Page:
RZA, of the infamous Wu-Tang Clan, has drawn criticism online after an interview he conducted with Bloomberg aired, in which the self-appointed Wu-Tang leader makes some eyebrow raising comments regarding the current issues surrounding law enforcements dealings with African-Americans.
RZA spoke about many topics including the current political climate in America, oddly saying that Donald Trump is, ”a smart dude” and giving him props for, “keeping it real,” before managing to recover by backing Hilary Clinton for the next POTUS.
“I think somebody like Hillary Clinton as our next president—I like that. When you think about the history and trajectory of our country, from the beginning of the founding. You know, we’ve seen a black man as a president, that means a lot in this country. And then, a woman as a president: to me that’s a one-two punch…we’re not discriminating from who’s qualified to be the best person for the job.”
However, it is not RZA’s political opinions which have drawn the attention of fans and critics alike. When asked about the Black Lives Matter movement he responded with a puzzling endorsement for dietary choices.
While it’s common to constantly question your morals while eating pork and slowly crying tears of regret into your sweet & sour sauce, it’s important to distinguish what the Black Lives Matter movement stands for, instead of running the same game that many BLM detractors do, suggesting that ALL lives matter- not just black ones. It’s also equally as important to point out how ridiculously misguided such a counter-point is, and how detrimental it is to shedding light onto an issue which sparked the said movement. To dismiss something which started with police brutality against African-American victims- because all lives matter, don’t ya know- is so tragically missing the point that an essay could be written on how hard it swings for the point and strikes out.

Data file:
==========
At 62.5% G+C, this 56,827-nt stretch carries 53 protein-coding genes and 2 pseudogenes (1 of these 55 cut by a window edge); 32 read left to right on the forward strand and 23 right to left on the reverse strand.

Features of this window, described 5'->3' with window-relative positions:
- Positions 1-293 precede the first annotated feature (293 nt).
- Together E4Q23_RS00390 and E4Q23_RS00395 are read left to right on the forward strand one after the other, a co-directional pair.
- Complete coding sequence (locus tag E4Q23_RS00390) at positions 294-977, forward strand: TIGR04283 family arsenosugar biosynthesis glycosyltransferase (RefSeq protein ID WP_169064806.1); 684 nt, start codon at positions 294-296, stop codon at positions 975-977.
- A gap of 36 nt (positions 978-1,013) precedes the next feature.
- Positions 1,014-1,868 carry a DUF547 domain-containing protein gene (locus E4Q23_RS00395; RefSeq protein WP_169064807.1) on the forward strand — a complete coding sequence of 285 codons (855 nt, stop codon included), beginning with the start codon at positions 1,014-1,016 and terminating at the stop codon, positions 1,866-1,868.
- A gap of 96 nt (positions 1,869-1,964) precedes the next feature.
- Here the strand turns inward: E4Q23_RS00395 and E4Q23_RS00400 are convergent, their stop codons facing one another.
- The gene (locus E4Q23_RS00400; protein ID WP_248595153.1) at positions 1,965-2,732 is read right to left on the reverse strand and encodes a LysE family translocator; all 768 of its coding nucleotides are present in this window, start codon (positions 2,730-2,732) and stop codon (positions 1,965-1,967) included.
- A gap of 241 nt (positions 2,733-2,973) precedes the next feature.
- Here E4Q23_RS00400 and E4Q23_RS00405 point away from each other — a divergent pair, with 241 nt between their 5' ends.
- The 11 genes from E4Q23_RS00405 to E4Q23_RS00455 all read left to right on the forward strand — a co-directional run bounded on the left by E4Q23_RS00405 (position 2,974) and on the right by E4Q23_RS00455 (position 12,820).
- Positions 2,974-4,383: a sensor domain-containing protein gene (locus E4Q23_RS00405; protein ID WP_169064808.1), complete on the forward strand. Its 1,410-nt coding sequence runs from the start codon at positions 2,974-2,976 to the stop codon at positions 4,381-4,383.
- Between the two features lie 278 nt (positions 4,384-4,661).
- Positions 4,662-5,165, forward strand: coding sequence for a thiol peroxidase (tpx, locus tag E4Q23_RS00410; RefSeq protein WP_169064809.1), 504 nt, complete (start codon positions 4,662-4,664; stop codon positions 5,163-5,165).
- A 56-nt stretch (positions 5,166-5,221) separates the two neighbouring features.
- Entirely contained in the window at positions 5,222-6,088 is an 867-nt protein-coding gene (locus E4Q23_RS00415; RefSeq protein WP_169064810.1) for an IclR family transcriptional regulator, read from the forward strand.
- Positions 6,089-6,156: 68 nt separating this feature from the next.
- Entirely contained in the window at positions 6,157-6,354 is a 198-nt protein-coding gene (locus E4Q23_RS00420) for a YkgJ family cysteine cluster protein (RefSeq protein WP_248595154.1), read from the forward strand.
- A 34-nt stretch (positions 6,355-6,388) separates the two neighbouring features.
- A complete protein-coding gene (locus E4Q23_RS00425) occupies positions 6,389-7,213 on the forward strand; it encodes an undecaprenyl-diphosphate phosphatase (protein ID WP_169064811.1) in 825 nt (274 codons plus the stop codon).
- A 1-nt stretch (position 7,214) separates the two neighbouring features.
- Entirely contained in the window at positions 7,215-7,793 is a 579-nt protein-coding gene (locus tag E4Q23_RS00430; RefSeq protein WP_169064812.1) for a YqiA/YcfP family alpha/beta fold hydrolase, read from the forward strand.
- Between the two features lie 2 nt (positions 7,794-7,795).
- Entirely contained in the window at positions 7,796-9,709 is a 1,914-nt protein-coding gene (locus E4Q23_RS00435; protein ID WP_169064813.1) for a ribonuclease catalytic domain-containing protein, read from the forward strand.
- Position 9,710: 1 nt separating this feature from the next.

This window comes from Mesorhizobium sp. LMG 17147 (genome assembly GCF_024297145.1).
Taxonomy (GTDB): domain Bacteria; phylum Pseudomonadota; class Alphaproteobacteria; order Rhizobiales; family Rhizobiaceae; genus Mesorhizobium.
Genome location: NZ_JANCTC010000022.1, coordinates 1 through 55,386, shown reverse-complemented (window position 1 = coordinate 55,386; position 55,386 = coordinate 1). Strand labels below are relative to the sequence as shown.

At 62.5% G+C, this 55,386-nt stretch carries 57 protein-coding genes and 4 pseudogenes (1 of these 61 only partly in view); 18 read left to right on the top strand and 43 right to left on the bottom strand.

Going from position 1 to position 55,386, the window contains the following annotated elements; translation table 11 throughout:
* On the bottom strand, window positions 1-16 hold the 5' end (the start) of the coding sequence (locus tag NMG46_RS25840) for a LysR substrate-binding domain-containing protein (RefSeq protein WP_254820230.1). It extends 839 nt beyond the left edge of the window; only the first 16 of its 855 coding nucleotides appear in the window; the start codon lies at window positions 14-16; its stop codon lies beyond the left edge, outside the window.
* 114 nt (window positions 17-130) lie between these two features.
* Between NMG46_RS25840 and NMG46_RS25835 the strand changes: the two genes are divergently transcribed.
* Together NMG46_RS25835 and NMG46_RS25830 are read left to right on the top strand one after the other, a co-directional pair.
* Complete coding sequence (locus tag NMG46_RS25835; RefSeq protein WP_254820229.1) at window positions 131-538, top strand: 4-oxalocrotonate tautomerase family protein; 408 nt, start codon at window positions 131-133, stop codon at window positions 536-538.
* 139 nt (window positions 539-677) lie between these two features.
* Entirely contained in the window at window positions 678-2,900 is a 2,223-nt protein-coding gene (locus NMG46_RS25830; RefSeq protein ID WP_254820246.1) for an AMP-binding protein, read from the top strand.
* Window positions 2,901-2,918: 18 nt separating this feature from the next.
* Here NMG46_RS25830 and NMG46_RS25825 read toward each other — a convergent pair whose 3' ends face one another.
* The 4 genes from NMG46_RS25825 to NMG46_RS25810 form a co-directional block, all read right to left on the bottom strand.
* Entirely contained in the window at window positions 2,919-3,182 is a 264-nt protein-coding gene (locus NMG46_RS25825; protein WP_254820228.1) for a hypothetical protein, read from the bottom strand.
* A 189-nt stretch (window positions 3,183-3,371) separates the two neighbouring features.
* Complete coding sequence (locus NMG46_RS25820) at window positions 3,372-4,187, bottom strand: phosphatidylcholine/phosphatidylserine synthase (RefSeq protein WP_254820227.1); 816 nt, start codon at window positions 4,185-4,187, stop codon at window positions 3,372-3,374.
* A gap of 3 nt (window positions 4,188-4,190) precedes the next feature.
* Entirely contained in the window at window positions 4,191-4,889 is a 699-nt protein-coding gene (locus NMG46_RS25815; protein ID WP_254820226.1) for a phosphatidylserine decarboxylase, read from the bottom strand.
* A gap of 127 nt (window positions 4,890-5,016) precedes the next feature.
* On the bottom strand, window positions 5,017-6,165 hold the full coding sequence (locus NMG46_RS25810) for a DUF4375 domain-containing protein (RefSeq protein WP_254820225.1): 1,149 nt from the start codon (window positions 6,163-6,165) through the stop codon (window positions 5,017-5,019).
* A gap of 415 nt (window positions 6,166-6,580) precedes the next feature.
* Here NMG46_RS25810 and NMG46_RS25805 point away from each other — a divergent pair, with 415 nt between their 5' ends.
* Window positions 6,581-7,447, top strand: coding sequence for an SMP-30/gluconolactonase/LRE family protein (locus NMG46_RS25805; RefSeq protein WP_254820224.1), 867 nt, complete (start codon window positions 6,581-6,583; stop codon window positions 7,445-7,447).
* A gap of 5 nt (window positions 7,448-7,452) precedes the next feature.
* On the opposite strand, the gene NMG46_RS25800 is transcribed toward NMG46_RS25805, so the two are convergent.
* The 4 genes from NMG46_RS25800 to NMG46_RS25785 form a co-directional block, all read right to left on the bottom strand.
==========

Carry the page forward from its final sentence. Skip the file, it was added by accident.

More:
Continuing his train of thought and potentially proving that money does change people, the orchestrator of Once Upon a Time in Shaolin pointed out what everyone already knows by suggesting that not all cops are child-murdering goblins, and that it all comes down to focus.
“I love what the police do for our society; I love the idea of it, to serve and protect. Those who are upholding that idea, then they are beneficial to society. But those who lose that focus, whether they lose it through fear, through stress, or through not being properly trained—and they are allowed to go out on the streets—how can you enforce law if you don’t understand law?”
But it was the next little gem which really sealed RZA’s fate regarding people still believing that he has some kind of connection to not only his fans, but common people in general.
“When you think about some of the brothers who are being brutalized by the police, you also got to have them take a look, and us take a look, in the mirror, at the image we portray. If I’m a cop and every time I see a young black youth—whether I watch them on TV, movies, or just see them hanging out—and they’re not looking properly dressed, properly refined, you know, carrying himself, conducting himself proper hours of the day—things that a man does—you’re going to have a certain fear and stereotype of them.”
It’s presently unclear whether RZA is familiar with the concept of victim blaming, or if he is aware that his arguments sound eerily similar to those saying the outfits women chose to wear correlates to their chance of experiencing sexual assault. One this thing is definitely certain, if you’re the parent of an African-American youth and are terrified that the next time your son or daughter walk out the door they’ll become the next Trayvon Martin or Tamir Rice. Just get them a snappy tuxedo for their next birthday and you’re all set.